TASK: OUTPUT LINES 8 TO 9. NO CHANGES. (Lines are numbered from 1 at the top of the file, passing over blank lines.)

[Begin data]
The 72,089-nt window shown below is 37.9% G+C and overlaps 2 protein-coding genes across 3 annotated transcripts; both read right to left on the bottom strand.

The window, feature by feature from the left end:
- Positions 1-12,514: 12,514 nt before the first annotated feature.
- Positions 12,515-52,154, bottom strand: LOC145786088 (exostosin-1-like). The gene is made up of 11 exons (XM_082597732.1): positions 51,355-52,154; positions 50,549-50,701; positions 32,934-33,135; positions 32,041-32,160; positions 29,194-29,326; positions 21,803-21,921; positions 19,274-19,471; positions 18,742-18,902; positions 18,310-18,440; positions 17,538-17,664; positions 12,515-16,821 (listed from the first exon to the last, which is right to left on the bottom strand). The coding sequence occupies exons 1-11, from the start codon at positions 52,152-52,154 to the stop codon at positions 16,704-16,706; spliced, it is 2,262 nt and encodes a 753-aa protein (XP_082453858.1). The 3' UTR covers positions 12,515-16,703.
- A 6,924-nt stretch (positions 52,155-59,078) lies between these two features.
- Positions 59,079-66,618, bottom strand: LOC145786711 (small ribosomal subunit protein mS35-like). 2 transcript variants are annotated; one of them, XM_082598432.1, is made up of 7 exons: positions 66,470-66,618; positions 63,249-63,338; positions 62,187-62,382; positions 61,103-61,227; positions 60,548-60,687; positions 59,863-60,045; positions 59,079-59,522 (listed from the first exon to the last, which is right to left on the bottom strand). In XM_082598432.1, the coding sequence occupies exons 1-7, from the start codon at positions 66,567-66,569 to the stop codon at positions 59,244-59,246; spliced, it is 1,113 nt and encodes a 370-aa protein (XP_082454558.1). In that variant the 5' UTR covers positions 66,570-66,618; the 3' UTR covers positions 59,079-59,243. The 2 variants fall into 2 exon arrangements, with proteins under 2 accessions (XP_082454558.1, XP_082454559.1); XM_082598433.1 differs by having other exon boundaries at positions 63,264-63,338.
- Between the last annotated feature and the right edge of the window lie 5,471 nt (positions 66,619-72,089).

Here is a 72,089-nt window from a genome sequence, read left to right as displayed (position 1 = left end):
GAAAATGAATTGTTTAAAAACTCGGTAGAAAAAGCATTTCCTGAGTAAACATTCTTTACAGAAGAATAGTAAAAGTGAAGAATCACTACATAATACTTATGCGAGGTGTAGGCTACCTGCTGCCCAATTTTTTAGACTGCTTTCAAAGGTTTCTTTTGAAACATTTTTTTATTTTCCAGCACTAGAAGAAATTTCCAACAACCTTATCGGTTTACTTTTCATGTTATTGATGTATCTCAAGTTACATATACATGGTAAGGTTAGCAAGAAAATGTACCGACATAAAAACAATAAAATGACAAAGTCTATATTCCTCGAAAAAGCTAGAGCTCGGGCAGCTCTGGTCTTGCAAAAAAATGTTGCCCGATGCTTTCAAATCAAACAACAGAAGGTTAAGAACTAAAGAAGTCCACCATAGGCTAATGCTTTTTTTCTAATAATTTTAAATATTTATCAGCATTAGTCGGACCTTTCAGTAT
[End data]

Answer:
Here is a 72,089-nt window from a genome sequence, read left to right as displayed (position 1 = left end):
GAAAATGAATTGTTTAAAAACTCGGTAGAAAAAGCATTTCCTGAGTAAACATTCTTTACAGAAGAATAGTAAAAGTGAAGAATCACTACATAATACTTATGCGAGGTGTAGGCTACCTGCTGCCCAATTTTTTAGACTGCTTTCAAAGGTTTCTTTTGAAACATTTTTTTATTTTCCAGCACTAGAAGAAATTTCCAACAACCTTATCGGTTTACTTTTCATGTTATTGATGTATCTCAAGTTACATATACATGGTAAGGTTAGCAAGAAAATGTACCGACATAAAAACAATAAAATGACAAAGTCTATATTCCTCGAAAAAGCTAGAGCTCGGGCAGCTCTGGTCTTGCAAAAAAATGTTGCCCGATGCTTTCAAATCAAACAACAGAAGGTTAAGAACTAAAGAAGTCCACCATAGGCTAATGCTTTTTTTCTAATAATTTTAAATATTTATCAGCATTAGTCGGACCTTTCAGTAT